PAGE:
Let the Poetry Begin!
For those of us who love their dogs, the imminent loss of the family pet is heart-breaking. A creature who has lived with us for years, shared our happiness and loved us so perfectly is mourned well before its final passing. I wrote this poem, in tears, for Wizard, our golden retriever, who was clearly failing. Tears have sprung back as I re-read it a few minutes ago. Sentimental? Maybe, but, if my dictionary is right, sentimentality is prompted by feelings of tenderness, sadness or nostalgia. That's what losing a friend feels like. That is the stuff from which poetry is made!
Clean out of Rabbits
Wizard, fabled hound,
An old dog,
Like other dogs of war,
Lies, carpeting the hearth
And soaking up the dying embers of the fire.
His own white heat a taunting dream
That haunts his waking day.
Was it only yesterday
He ran away and merrily
At every opportunity,
To tumble and chase
And race rabbits
Frantic through the field.
Took the family for a run,
Ran ten times more than anyone?
Around the hedge, around the tree,
Ten times, ten times more than we?
Yes, only yesterday.
So now his jaunty days have gone,
His strut has slowed, his weight increased.
Where once he snarled, a fearsome beast,
He now draws back his lips, and grins
A toothless late December smile.
The dog of dogs has had his day
And now waits, patient, for the night.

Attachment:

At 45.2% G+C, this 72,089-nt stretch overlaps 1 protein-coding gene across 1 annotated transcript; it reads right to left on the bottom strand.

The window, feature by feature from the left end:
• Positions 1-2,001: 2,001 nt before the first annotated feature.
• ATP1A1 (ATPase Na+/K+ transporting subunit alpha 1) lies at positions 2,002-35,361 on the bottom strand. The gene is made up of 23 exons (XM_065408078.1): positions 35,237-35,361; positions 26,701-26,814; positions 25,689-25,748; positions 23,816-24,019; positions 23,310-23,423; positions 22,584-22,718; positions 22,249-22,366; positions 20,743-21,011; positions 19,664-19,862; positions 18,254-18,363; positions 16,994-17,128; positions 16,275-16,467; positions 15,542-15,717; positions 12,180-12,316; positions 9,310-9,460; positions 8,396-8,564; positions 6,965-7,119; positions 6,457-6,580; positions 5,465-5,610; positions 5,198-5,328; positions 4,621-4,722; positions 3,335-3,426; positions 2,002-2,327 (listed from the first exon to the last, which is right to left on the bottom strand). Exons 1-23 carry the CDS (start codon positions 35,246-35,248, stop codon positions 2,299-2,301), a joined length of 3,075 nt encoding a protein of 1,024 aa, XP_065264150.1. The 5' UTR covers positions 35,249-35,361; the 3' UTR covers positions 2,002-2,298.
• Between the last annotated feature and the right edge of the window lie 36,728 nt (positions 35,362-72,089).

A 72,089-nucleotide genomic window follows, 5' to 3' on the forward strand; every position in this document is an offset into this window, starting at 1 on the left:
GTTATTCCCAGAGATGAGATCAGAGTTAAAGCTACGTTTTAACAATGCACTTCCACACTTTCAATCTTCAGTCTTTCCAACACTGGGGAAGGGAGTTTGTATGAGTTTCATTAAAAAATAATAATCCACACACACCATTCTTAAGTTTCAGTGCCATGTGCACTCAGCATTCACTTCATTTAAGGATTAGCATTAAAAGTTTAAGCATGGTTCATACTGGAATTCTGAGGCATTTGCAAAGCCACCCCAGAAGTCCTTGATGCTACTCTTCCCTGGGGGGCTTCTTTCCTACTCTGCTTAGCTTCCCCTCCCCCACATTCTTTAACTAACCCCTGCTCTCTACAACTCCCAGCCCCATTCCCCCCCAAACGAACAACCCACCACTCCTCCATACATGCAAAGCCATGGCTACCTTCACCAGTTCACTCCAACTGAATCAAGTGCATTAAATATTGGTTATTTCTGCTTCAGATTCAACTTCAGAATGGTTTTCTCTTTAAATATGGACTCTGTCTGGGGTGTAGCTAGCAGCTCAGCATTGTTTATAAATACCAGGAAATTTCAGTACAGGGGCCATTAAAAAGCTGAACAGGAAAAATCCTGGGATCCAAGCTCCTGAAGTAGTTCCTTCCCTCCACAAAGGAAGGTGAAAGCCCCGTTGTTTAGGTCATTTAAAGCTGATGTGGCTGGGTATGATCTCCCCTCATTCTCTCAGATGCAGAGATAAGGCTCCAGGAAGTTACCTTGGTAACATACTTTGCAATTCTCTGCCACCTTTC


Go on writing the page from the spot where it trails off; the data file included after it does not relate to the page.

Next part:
An old dog,
Run clean out of rabbits.
We were in love and on our way to Parnham House to check it over as a venue for our forthcoming production of 'Don Pasquale' with Ruth's opera company, Dorset Chamber Opera.
We bought a punnet of strawberries and climbed a prominent hill, with a clump of pine trees on top, just outside Bridport. We called it Six Pine Hill. We didn't know it was called Colmers Hill. It didn't matter.
Strawberries on Six Pine Hill
They laugh and kiss
With strawberry sips,
The glistening pink
Of their strawberry lips,
And kiss and bite the flesh in half
With lips and teeth and lips and laugh.
And flesh is weak on Six Pine Hill
As Spring awakes, and passion's song
Lulls the afternoon along.
In love, they choose each fruit with care
As flesh and fruit and kiss they share.
© Robert Eshelby 1997
With love to Caroline and Luke who were married this weekend. x
I was born in England soon after the war. I moved , with my family to Australia in 1966, where I was a soldier (briefly), a public servant, an opera singer, and an English teacher.